WEDNESDAY, March 29, 2017 (HealthDay News) — For patients undergoing dual antiplatelet therapy (DAPT) after percutaneous coronary intervention with a drug-eluting stent (DES), DAPT cessation is significantly lower in patients with diabetes mellitus (DM), according to a study published in the March 27 issue of JACC: Cardiovascular Interventions.
Michela Faggioni, M.D., from Mount Sinai Medical Center in New York City, and colleagues identified 1,430 patients with DM and 2,777 without DM treated with DES after percutaneous coronary intervention. The authors examined temporal variability in the risk of major adverse cardiovascular events (MACE) in relation to DAPT cessation patterns.
The researchers found that DM correlated with increased risk of thrombotic events during two-year follow-up, but with a similar risk of bleeding. Patients with versus without DM had significantly lower cumulative incidence of DAPT cessation (50.1 versus 55.4 percent; P < 0.01), which was mainly driven by less frequent physician-guided discontinuation beyond one year. The groups had similar two-year rates of interruption and disruption. Interruption or discontinuation of DAPT under physician guidance correlated with no change in the risk of MACE compared to DM patients on uninterrupted DAPT. Compared with uninterrupted DAPT, disruption was associated with increased risk of MACE, regardless of the diabetic status.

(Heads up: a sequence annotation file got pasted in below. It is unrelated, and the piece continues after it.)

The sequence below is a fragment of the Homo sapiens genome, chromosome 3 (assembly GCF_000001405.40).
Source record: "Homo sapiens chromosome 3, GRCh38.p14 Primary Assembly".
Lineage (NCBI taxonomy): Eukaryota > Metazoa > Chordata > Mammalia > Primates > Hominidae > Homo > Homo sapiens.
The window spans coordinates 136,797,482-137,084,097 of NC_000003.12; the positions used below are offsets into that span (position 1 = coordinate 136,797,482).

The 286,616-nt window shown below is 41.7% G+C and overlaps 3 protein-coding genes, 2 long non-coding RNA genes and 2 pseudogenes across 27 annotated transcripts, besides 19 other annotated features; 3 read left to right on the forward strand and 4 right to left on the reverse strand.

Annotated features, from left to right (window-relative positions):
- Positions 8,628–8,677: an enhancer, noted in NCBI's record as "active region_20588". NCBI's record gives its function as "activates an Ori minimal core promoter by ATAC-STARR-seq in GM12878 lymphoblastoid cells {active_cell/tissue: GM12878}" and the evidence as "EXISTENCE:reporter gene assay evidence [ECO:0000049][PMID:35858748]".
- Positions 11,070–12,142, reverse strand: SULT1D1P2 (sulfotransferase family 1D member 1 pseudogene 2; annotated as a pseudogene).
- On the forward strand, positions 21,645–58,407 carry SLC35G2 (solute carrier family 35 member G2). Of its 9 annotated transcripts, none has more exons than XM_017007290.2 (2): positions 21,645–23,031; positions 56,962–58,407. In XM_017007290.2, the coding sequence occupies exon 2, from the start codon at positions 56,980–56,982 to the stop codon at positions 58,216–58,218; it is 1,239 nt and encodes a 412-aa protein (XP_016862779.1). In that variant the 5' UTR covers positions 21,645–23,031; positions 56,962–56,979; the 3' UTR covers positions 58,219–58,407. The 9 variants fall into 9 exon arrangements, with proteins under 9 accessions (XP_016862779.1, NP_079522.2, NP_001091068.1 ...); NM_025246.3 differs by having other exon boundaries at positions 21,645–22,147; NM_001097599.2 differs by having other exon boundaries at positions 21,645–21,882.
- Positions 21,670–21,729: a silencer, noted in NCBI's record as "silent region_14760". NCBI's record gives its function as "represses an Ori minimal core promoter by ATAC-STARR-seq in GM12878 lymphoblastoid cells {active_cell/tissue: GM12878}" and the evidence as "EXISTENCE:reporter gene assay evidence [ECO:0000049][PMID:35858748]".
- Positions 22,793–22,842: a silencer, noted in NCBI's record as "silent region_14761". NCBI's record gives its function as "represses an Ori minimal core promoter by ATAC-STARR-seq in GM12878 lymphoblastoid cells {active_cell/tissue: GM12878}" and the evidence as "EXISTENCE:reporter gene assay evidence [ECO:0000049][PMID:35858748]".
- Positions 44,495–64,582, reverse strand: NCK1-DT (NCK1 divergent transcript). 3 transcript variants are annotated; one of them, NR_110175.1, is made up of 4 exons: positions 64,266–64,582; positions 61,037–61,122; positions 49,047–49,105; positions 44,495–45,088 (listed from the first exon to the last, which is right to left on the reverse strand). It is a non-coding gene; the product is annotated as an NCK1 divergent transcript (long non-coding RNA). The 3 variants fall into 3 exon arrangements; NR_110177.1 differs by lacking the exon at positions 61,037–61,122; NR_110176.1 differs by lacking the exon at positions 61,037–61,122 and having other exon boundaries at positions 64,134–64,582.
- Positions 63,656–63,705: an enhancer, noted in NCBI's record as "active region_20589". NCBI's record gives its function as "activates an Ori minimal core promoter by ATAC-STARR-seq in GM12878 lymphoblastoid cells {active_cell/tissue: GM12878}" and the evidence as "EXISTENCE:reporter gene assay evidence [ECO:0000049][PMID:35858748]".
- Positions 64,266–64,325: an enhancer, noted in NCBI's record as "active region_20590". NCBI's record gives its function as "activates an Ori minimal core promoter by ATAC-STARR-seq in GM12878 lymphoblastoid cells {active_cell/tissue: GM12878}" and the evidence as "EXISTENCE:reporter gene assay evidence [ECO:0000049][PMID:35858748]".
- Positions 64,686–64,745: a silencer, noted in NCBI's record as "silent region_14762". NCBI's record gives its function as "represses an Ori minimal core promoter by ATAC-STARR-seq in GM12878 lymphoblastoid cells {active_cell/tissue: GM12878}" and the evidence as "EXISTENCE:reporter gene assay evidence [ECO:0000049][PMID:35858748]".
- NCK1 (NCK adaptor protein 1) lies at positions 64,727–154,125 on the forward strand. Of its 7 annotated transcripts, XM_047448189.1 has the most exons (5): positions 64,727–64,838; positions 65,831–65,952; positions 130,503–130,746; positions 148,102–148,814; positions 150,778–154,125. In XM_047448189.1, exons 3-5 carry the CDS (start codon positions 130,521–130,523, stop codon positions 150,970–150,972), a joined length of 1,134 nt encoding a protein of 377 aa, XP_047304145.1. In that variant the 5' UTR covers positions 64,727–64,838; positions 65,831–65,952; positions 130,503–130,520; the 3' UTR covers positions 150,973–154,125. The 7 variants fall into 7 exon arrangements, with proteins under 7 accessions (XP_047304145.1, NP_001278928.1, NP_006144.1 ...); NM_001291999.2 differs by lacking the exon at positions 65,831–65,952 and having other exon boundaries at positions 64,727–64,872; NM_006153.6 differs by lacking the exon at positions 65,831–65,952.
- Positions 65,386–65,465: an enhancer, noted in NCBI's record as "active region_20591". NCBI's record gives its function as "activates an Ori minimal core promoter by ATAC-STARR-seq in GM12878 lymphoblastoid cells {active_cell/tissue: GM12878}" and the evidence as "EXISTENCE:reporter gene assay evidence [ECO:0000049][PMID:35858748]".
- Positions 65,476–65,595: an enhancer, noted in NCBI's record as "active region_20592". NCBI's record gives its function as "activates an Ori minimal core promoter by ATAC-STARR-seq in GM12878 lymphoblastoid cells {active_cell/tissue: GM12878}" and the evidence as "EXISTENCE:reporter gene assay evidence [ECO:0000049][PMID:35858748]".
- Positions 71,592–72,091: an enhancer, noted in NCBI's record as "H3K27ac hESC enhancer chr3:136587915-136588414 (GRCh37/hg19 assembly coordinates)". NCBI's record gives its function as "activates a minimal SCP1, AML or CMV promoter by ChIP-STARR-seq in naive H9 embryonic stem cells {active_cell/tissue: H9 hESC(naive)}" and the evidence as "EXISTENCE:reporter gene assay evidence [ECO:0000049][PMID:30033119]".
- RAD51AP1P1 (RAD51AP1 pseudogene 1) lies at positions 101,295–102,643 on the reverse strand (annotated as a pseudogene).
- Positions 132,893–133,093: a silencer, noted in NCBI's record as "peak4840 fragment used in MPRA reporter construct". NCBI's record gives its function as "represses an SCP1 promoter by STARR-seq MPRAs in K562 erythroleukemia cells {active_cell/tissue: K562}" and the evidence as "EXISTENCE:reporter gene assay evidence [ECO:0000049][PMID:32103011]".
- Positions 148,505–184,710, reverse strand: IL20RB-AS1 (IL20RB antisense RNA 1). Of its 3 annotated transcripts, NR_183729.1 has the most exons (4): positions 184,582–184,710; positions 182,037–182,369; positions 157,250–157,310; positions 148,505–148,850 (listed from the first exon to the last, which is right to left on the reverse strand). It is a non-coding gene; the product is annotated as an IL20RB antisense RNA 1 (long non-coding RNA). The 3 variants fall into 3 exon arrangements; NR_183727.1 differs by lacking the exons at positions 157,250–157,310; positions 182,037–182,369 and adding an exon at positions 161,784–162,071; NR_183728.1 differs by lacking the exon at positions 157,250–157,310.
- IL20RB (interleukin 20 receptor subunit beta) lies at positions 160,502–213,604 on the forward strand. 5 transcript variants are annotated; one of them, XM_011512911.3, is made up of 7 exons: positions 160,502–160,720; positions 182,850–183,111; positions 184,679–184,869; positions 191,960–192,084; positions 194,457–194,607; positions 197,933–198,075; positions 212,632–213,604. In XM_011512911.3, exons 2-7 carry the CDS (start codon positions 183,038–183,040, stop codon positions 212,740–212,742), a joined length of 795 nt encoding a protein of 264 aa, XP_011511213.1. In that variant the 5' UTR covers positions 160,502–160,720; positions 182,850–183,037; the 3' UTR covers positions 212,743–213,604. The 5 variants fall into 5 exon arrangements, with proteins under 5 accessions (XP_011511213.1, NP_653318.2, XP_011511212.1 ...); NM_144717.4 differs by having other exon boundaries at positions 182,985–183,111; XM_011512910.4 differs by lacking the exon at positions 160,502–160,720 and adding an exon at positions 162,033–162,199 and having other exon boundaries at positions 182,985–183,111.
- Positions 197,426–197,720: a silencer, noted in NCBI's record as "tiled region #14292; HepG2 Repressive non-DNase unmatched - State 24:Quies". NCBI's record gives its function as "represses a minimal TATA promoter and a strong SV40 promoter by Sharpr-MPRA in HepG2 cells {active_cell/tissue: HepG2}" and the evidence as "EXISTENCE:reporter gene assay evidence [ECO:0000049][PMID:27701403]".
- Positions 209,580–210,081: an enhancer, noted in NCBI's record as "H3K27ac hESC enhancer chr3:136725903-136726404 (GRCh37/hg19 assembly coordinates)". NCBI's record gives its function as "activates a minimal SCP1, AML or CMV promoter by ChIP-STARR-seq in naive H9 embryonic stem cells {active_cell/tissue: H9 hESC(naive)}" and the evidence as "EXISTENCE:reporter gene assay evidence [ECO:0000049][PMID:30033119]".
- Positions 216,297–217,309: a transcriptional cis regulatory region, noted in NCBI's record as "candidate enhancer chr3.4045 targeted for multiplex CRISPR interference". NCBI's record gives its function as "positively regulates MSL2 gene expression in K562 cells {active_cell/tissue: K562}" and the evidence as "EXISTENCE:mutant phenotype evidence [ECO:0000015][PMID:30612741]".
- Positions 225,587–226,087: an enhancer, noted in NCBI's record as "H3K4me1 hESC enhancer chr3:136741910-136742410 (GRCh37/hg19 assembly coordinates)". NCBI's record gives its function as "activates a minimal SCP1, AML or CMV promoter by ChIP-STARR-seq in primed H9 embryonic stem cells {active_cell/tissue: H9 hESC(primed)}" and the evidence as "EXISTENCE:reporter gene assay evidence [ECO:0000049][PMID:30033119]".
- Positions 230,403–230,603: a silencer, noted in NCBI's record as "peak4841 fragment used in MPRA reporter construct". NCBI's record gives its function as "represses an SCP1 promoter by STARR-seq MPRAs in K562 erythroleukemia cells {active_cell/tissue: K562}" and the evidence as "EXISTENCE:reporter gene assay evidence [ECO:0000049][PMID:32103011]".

“DAPT cessation patterns vary according to diabetic status, with less frequent physician-guided discontinuation among patients with DM,” the authors write.
Several authors disclosed financial ties to the pharmaceutical industry.
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